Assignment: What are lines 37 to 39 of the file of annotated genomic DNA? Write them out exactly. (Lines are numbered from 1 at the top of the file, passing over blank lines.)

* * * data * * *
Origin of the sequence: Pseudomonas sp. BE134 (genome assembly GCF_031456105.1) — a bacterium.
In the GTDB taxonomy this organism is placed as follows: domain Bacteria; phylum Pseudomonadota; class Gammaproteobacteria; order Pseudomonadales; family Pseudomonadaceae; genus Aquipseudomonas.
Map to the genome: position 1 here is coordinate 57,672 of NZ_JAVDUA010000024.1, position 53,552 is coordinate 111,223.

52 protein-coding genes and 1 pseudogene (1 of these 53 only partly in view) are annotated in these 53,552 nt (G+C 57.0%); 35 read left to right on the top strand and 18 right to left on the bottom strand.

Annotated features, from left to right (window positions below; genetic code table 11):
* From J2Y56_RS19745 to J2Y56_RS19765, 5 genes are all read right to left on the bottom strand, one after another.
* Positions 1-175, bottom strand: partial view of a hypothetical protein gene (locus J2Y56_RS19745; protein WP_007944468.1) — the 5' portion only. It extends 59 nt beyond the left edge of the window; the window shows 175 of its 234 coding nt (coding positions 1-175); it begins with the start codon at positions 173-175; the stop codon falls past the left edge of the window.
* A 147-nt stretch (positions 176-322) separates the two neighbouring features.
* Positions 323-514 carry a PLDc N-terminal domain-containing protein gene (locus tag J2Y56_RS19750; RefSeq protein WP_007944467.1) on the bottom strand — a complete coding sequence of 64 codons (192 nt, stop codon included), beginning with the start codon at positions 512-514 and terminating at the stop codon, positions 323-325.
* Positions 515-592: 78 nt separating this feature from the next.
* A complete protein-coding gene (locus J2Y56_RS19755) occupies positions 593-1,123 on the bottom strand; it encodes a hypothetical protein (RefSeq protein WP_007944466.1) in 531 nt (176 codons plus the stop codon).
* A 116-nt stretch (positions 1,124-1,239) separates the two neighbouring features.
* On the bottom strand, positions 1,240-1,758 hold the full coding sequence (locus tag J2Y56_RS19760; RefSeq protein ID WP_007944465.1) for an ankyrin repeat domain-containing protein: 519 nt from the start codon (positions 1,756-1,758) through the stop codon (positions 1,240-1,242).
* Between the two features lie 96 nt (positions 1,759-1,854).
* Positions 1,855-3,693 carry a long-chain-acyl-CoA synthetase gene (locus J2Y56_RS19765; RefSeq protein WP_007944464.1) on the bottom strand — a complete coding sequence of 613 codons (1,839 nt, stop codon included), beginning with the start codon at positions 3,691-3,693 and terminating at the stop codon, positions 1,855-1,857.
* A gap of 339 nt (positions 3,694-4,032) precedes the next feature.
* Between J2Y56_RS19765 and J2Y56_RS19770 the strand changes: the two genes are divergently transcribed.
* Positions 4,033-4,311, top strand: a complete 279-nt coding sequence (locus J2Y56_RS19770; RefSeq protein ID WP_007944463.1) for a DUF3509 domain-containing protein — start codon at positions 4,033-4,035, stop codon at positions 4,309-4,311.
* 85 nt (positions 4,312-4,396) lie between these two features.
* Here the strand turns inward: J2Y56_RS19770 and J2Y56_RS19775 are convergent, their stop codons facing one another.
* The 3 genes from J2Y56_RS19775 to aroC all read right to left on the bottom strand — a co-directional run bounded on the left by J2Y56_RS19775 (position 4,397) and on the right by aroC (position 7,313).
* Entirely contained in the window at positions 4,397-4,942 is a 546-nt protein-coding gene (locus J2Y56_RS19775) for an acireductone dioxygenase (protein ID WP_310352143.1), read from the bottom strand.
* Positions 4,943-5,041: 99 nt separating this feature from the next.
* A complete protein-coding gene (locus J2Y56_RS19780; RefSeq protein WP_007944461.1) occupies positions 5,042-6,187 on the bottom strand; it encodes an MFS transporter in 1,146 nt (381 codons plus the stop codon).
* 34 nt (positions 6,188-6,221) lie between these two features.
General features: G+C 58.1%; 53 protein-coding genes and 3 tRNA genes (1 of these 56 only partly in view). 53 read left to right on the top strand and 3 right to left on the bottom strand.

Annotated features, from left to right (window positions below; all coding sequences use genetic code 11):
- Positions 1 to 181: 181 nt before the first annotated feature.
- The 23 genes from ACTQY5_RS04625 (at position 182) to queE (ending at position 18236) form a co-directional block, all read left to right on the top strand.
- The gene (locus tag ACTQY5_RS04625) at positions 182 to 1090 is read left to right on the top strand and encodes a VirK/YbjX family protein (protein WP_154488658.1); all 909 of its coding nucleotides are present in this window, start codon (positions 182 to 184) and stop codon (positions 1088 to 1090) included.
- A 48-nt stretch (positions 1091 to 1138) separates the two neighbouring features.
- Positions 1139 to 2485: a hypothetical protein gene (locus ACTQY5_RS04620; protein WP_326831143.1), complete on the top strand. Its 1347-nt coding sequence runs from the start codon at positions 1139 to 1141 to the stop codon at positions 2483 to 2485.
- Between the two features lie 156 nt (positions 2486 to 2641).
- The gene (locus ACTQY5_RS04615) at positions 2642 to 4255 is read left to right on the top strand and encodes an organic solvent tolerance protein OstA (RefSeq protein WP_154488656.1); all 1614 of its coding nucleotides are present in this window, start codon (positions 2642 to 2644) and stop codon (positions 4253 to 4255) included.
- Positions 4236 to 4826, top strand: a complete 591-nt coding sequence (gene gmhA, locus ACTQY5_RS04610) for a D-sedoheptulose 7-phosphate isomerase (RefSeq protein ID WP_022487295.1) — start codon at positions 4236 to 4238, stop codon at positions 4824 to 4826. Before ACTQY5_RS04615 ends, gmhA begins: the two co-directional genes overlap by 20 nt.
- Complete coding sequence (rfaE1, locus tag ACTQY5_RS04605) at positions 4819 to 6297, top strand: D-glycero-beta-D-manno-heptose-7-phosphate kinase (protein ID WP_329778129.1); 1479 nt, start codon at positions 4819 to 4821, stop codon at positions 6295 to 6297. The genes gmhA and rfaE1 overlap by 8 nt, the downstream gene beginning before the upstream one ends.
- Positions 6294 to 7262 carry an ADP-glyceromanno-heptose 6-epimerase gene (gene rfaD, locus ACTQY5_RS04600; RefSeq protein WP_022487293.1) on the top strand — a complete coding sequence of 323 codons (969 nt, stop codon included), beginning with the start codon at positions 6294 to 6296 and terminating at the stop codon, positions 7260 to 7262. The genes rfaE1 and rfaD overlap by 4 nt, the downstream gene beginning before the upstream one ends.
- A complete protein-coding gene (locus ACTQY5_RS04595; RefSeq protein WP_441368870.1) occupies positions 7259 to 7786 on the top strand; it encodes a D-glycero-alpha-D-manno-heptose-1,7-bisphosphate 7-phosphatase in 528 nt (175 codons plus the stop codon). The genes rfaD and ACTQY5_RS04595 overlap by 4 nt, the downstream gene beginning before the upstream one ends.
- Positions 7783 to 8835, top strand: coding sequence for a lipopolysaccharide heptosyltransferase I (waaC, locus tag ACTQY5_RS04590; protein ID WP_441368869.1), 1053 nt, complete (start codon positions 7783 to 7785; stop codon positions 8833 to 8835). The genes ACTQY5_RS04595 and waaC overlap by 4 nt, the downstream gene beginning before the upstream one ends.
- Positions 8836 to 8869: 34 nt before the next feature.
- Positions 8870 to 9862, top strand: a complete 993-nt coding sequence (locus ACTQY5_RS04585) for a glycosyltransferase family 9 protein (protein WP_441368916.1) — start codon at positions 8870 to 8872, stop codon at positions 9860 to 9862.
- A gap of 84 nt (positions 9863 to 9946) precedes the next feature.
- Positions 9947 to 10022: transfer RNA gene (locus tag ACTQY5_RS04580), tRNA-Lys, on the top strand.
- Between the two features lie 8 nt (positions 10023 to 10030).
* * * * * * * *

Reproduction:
- Positions 6294 to 7262 carry an ADP-glyceromanno-heptose 6-epimerase gene (gene rfaD, locus ACTQY5_RS04600; RefSeq protein WP_022487293.1) on the top strand — a complete coding sequence of 323 codons (969 nt, stop codon included), beginning with the start codon at positions 6294 to 6296 and terminating at the stop codon, positions 7260 to 7262. The genes rfaE1 and rfaD overlap by 4 nt, the downstream gene beginning before the upstream one ends.
- A complete protein-coding gene (locus ACTQY5_RS04595; RefSeq protein WP_441368870.1) occupies positions 7259 to 7786 on the top strand; it encodes a D-glycero-alpha-D-manno-heptose-1,7-bisphosphate 7-phosphatase in 528 nt (175 codons plus the stop codon). The genes rfaD and ACTQY5_RS04595 overlap by 4 nt, the downstream gene beginning before the upstream one ends.
- Positions 7783 to 8835, top strand: coding sequence for a lipopolysaccharide heptosyltransferase I (waaC, locus tag ACTQY5_RS04590; protein ID WP_441368869.1), 1053 nt, complete (start codon positions 7783 to 7785; stop codon positions 8833 to 8835). The genes ACTQY5_RS04595 and waaC overlap by 4 nt, the downstream gene beginning before the upstream one ends.